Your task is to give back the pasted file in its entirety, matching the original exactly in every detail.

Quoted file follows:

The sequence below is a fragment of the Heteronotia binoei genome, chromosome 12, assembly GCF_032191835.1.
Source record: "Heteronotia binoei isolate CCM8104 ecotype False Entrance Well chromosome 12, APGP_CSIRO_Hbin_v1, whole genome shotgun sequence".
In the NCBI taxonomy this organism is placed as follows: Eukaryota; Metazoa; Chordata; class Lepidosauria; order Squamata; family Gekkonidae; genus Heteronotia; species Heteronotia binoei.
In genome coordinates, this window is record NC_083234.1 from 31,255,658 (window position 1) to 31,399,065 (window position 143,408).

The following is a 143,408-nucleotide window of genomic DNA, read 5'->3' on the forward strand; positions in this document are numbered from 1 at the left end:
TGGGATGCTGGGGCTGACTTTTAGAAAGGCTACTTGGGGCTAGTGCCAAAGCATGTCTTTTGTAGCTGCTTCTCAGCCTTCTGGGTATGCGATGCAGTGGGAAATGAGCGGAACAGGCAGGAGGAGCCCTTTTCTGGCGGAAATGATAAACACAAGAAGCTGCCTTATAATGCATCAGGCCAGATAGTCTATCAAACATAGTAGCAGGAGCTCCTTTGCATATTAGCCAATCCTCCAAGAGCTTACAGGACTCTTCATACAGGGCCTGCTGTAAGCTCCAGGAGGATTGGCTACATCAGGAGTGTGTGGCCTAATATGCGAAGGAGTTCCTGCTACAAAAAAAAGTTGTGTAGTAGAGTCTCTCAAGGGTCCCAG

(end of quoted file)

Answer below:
The sequence below is a fragment of the Heteronotia binoei genome, chromosome 12, assembly GCF_032191835.1.
Source record: "Heteronotia binoei isolate CCM8104 ecotype False Entrance Well chromosome 12, APGP_CSIRO_Hbin_v1, whole genome shotgun sequence".
In the NCBI taxonomy this organism is placed as follows: Eukaryota; Metazoa; Chordata; class Lepidosauria; order Squamata; family Gekkonidae; genus Heteronotia; species Heteronotia binoei.
In genome coordinates, this window is record NC_083234.1 from 31,255,658 (window position 1) to 31,399,065 (window position 143,408).

The following is a 143,408-nucleotide window of genomic DNA, read 5'->3' on the forward strand; positions in this document are numbered from 1 at the left end:
TGGGATGCTGGGGCTGACTTTTAGAAAGGCTACTTGGGGCTAGTGCCAAAGCATGTCTTTTGTAGCTGCTTCTCAGCCTTCTGGGTATGCGATGCAGTGGGAAATGAGCGGAACAGGCAGGAGGAGCCCTTTTCTGGCGGAAATGATAAACACAAGAAGCTGCCTTATAATGCATCAGGCCAGATAGTCTATCAAACATAGTAGCAGGAGCTCCTTTGCATATTAGCCAATCCTCCAAGAGCTTACAGGACTCTTCATACAGGGCCTGCTGTAAGCTCCAGGAGGATTGGCTACATCAGGAGTGTGTGGCCTAATATGCGAAGGAGTTCCTGCTACAAAAAAAAGTTGTGTAGTAGAGTCTCTCAAGGGTCCCAG